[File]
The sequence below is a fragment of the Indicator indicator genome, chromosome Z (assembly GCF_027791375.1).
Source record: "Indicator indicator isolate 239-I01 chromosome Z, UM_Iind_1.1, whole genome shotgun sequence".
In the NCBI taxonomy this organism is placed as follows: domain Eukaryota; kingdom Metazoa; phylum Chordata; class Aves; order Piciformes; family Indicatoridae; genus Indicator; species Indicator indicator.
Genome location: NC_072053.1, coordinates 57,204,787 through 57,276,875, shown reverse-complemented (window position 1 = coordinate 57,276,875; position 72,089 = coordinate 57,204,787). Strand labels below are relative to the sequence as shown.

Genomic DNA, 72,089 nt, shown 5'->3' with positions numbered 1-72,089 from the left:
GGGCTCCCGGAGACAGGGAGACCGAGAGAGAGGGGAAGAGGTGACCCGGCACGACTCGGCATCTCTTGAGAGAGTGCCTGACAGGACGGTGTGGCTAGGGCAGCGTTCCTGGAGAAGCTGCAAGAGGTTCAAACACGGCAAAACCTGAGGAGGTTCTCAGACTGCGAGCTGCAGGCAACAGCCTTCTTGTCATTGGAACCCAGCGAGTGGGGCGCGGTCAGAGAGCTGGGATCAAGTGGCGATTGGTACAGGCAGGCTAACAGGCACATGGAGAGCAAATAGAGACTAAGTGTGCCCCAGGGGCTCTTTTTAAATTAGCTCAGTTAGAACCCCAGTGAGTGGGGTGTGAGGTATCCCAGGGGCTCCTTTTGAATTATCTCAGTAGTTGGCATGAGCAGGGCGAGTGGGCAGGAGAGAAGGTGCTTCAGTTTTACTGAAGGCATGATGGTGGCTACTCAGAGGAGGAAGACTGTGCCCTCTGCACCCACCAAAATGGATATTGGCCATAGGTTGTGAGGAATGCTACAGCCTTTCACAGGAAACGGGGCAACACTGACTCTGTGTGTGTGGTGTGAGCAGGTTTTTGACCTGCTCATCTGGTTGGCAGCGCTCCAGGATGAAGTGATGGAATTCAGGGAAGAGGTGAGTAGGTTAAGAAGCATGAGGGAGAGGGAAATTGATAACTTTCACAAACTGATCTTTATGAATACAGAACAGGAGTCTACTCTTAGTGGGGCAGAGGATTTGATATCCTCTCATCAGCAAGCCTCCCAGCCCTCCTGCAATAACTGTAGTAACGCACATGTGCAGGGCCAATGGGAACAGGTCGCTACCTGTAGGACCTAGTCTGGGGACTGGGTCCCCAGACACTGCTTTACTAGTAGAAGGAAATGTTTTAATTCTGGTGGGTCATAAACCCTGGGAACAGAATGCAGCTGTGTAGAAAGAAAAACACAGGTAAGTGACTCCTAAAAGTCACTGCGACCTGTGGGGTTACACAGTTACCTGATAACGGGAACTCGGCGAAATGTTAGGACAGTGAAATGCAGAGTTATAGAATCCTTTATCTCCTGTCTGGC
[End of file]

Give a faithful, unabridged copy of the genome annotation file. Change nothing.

The sequence below is a fragment of the Indicator indicator genome, chromosome Z (assembly GCF_027791375.1).
Source record: "Indicator indicator isolate 239-I01 chromosome Z, UM_Iind_1.1, whole genome shotgun sequence".
In the NCBI taxonomy this organism is placed as follows: domain Eukaryota; kingdom Metazoa; phylum Chordata; class Aves; order Piciformes; family Indicatoridae; genus Indicator; species Indicator indicator.
Genome location: NC_072053.1, coordinates 57,204,787 through 57,276,875, shown reverse-complemented (window position 1 = coordinate 57,276,875; position 72,089 = coordinate 57,204,787). Strand labels below are relative to the sequence as shown.

Genomic DNA, 72,089 nt, shown 5'->3' with positions numbered 1-72,089 from the left:
GGGCTCCCGGAGACAGGGAGACCGAGAGAGAGGGGAAGAGGTGACCCGGCACGACTCGGCATCTCTTGAGAGAGTGCCTGACAGGACGGTGTGGCTAGGGCAGCGTTCCTGGAGAAGCTGCAAGAGGTTCAAACACGGCAAAACCTGAGGAGGTTCTCAGACTGCGAGCTGCAGGCAACAGCCTTCTTGTCATTGGAACCCAGCGAGTGGGGCGCGGTCAGAGAGCTGGGATCAAGTGGCGATTGGTACAGGCAGGCTAACAGGCACATGGAGAGCAAATAGAGACTAAGTGTGCCCCAGGGGCTCTTTTTAAATTAGCTCAGTTAGAACCCCAGTGAGTGGGGTGTGAGGTATCCCAGGGGCTCCTTTTGAATTATCTCAGTAGTTGGCATGAGCAGGGCGAGTGGGCAGGAGAGAAGGTGCTTCAGTTTTACTGAAGGCATGATGGTGGCTACTCAGAGGAGGAAGACTGTGCCCTCTGCACCCACCAAAATGGATATTGGCCATAGGTTGTGAGGAATGCTACAGCCTTTCACAGGAAACGGGGCAACACTGACTCTGTGTGTGTGGTGTGAGCAGGTTTTTGACCTGCTCATCTGGTTGGCAGCGCTCCAGGATGAAGTGATGGAATTCAGGGAAGAGGTGAGTAGGTTAAGAAGCATGAGGGAGAGGGAAATTGATAACTTTCACAAACTGATCTTTATGAATACAGAACAGGAGTCTACTCTTAGTGGGGCAGAGGATTTGATATCCTCTCATCAGCAAGCCTCCCAGCCCTCCTGCAATAACTGTAGTAACGCACATGTGCAGGGCCAATGGGAACAGGTCGCTACCTGTAGGACCTAGTCTGGGGACTGGGTCCCCAGACACTGCTTTACTAGTAGAAGGAAATGTTTTAATTCTGGTGGGTCATAAACCCTGGGAACAGAATGCAGCTGTGTAGAAAGAAAAACACAGGTAAGTGACTCCTAAAAGTCACTGCGACCTGTGGGGTTACACAGTTACCTGATAACGGGAACTCGGCGAAATGTTAGGACAGTGAAATGCAGAGTTATAGAATCCTTTATCTCCTGTCTGGC